When it comes to many matters relating to real estate, the Big Apple often lags the rest of the country.
One prime example discussed on this blog concerns the continuing resistance, especially by the biggest brokerages, to a Multiple Listing Service (MLS) even while reluctantly accepting VOWs (Virtual Online Web sites).
Another example involves the strictures of the Fair Housing Act, along with other anti-discrimination legislation on the municipal, state and and federal levels.
Such measures protect certain “classes” of consumers–for instance, by the source of their income, marital status, age, race and sexual orientation. (In D.C., sellers may not discriminate by what is called matriculation, that is, against students.) The list of protected classes can rise into the high teens.
Well schooled about the subtleties of the law when I was affiliated with Long & Foster Real Estate in D.C., I was astonished to see how flagrantly the provisions of the law were violated with impunity by brokers here in New York City.
Apartments were–and to a surprising degree, still are–advertised as ideal for “families.” They also have been–and still are–marketed as near good schools.
Christine Haughney trained a bright and, to me, welcoming light on the schools issue in the New York Times last week. As she points out, “good” schools can be interpreted to mean schools for white people and thus discriminatory against other races.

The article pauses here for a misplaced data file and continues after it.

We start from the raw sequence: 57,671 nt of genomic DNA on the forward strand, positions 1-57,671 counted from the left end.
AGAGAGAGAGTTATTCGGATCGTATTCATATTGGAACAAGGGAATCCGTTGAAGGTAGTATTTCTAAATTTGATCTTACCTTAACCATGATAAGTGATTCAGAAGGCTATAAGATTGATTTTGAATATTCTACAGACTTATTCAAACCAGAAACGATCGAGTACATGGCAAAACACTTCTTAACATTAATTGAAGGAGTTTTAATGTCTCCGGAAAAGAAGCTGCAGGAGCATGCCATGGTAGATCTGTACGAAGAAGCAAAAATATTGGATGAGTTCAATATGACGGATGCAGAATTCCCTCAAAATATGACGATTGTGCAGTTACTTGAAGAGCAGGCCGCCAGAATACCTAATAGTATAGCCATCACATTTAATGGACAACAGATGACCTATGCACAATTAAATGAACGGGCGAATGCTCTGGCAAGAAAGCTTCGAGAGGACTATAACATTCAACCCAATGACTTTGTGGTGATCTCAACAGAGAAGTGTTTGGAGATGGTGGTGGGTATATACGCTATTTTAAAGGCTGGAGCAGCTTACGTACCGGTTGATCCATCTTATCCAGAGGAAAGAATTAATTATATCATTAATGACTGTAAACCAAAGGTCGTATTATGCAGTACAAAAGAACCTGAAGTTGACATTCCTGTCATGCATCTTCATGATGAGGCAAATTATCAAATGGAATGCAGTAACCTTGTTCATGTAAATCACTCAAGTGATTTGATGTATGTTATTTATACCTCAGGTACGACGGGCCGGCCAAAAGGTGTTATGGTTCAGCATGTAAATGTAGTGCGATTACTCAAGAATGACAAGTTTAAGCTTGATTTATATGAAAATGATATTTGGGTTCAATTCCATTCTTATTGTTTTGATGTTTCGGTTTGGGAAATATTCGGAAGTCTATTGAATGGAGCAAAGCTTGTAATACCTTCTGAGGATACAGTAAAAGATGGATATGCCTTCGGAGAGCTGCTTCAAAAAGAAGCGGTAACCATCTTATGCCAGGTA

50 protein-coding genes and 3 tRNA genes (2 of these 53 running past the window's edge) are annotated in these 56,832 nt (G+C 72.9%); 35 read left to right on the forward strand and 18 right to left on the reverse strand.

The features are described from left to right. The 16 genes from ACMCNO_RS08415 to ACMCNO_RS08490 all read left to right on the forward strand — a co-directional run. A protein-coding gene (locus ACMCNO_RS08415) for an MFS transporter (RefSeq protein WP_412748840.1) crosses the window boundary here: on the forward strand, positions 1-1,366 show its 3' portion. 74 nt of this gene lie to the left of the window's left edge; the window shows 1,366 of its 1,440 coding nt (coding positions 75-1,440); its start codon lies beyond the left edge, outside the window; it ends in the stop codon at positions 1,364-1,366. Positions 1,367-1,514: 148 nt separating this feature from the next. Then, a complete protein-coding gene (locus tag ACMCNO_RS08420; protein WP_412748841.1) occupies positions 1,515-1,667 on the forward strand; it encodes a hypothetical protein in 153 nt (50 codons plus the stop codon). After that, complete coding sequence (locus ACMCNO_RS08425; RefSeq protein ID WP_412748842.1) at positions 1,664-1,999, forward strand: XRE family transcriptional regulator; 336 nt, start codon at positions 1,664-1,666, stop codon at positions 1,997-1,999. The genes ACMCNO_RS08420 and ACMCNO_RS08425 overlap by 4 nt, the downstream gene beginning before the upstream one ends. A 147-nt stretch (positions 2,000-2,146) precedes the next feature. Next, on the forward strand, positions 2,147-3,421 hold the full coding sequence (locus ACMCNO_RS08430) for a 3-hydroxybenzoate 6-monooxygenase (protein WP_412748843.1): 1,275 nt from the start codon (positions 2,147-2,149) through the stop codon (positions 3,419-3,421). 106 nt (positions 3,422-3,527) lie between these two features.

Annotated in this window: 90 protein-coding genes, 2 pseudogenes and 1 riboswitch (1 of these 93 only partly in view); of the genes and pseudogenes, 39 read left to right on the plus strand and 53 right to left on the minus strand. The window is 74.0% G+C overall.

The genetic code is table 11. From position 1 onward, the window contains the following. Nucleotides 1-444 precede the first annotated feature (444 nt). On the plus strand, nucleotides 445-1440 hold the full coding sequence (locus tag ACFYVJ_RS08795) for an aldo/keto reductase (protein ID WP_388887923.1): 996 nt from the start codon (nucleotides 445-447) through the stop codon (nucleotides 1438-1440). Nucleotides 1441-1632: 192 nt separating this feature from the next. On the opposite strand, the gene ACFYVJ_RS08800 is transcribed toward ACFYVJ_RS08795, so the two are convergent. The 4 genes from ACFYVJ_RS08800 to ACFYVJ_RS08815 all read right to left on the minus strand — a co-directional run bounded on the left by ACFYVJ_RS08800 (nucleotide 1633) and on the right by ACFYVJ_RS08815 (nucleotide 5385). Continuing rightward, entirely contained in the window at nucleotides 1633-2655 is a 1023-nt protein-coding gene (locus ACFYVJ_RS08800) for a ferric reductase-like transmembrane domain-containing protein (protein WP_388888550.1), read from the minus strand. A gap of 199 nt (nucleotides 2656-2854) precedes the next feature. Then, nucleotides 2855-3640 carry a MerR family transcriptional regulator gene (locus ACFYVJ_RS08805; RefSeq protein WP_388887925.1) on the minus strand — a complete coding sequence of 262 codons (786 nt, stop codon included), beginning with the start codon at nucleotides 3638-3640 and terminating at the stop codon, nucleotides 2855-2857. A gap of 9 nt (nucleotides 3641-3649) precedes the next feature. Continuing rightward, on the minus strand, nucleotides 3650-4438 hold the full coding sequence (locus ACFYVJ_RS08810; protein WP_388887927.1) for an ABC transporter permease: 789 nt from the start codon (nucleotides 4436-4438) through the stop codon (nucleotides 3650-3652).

As for apartments in “family” buildings, that approach can be seen as discrimination against single individuals in general and, of course, gay, lesbian and transgendered people specifically.
Crime is viewed as yet another proxy for race, but that is one area that brokers here apparently appreciate can get them into trouble. Good brokers suggest that buyers check statistics at the local precinct and spend time in the neighborhood. Others find ways of implying their assessments.
Violations of Fair Housing laws are endemic in Manhattan and elsewhere in New York City.
Brokers wink at them, enforcement officials seem to pay little attention to them, and consumers frequently are unaware of them and their options for using the laws to their advantage.
It is high time that brokerage firms clamp down on illegal practices. The time is past due that the justice system devotes more resources to finding offenders here and exacting heavy penalties on them. The number of likely targets is huge.
Licensed Associate Real Estate Broker
Senior Vice President
Charles Rutenberg Realty
127 E. 56th Street
New York, NY 10022